Pepper Plant Care And Growing Tips
Pepper plants are pretty low maintenance and won’t require a lot of special care once they become established in your garden. Here are a few quick pepper plant care tips…
- Like tomatoes, pepper plants can get pretty heavy with fruit during the peak of the season and they might need extra support. You don’t need to use anything super heavy-duty for staking pepper plants. Wire tomato cages work great, or you can use short bamboo plant stakes or metal plant stakes. I recommend using a flexible stretch tie to tie your plants to the stakes so it won’t damage the plant as it grows.
- Once peppers start forming, pinch off new growth and some of the new flower buds to encourage pepper plants to put more energy into growing larger peppers rather than always producing new growth. Pinching also keeps pepper plants compact and bushy.
- Pepper plants like to be watered consistently, but don’t like wet feet. So give your plants a good, deep drink of water and allow the soil to dry out a bit between waterings.
- Feed your pepper plants a few times during the summer to keep them growing and producing their best. I like to top dress the soil with an organic granular fertilizer once or twice throughout the season. I also use liquid fertilizers a few times throughout the summer as well. Pepper plants love fish emulsion and liquid kelp, and they also love compost tea, which you can get in liquid form, or buy compost tea bags and brew your own.
How And When To Harvest Peppers
One of the great things about peppers is that you can harvest them even if they aren’t fully mature (which is what green peppers are – immature red, orange, yellow or purple bell peppers). So, you can harvest peppers once they reach a desired size, or leave them on the plant longer so they will become fully mature. The longer you leave peppers on the plant, the hotter/sweeter (and more colorful!) they will become. When harvesting, take care to cut the peppers from the plant rather than pulling them off to avoid damage to the plant.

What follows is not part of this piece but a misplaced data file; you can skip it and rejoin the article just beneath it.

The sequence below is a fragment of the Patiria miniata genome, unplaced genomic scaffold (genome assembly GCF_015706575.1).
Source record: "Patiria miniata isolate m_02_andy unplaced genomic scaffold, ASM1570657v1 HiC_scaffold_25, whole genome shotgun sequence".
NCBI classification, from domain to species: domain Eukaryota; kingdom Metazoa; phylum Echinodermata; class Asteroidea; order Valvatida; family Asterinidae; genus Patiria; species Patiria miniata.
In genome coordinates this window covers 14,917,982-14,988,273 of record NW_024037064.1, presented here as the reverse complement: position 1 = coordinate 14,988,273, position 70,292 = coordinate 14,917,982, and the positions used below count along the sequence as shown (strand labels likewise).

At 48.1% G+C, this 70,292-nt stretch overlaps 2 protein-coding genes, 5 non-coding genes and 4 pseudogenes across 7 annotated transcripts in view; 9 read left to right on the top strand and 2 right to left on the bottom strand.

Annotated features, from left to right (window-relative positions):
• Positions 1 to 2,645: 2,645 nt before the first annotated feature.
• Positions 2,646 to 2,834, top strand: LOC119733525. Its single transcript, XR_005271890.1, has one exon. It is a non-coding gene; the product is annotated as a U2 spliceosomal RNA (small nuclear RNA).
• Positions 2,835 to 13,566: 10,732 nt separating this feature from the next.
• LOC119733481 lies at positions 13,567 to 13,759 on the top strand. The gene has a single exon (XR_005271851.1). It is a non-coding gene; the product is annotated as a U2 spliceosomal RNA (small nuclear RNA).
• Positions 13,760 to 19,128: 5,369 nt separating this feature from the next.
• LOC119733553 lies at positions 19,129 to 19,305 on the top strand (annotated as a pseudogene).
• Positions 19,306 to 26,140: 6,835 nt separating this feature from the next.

If you’ve never started seeds indoors before and have been wanting to try, I recommend starting with pepper seeds. Starting pepper seeds indoors is easy once you get the hang of it. Plus you’ll be rewarded with an abundance of peppers, which makes it well worth the effort. Feeling overwhelmed by starting your garden from seed, or need someone to show you exactly how to do it all? Check out my seed starting course, a comprehensive online training with step-by-step videos and support to guide you along every step of the way!
More Tips For Growing Vegetables From Seed
- A Beginner’s Guide To Growing Broccoli From Seed
- Easiest Vegetables To Grow From Seed
- Growing Lettuce From Seed
- How To Grow Carrots From Seed
- Growing Radishes From Seed
For more information about how to start seeds, and tons of tips for starting seeds indoors, click here… Sowing Seeds
Share your tips for growing peppers from seed in the comments section below.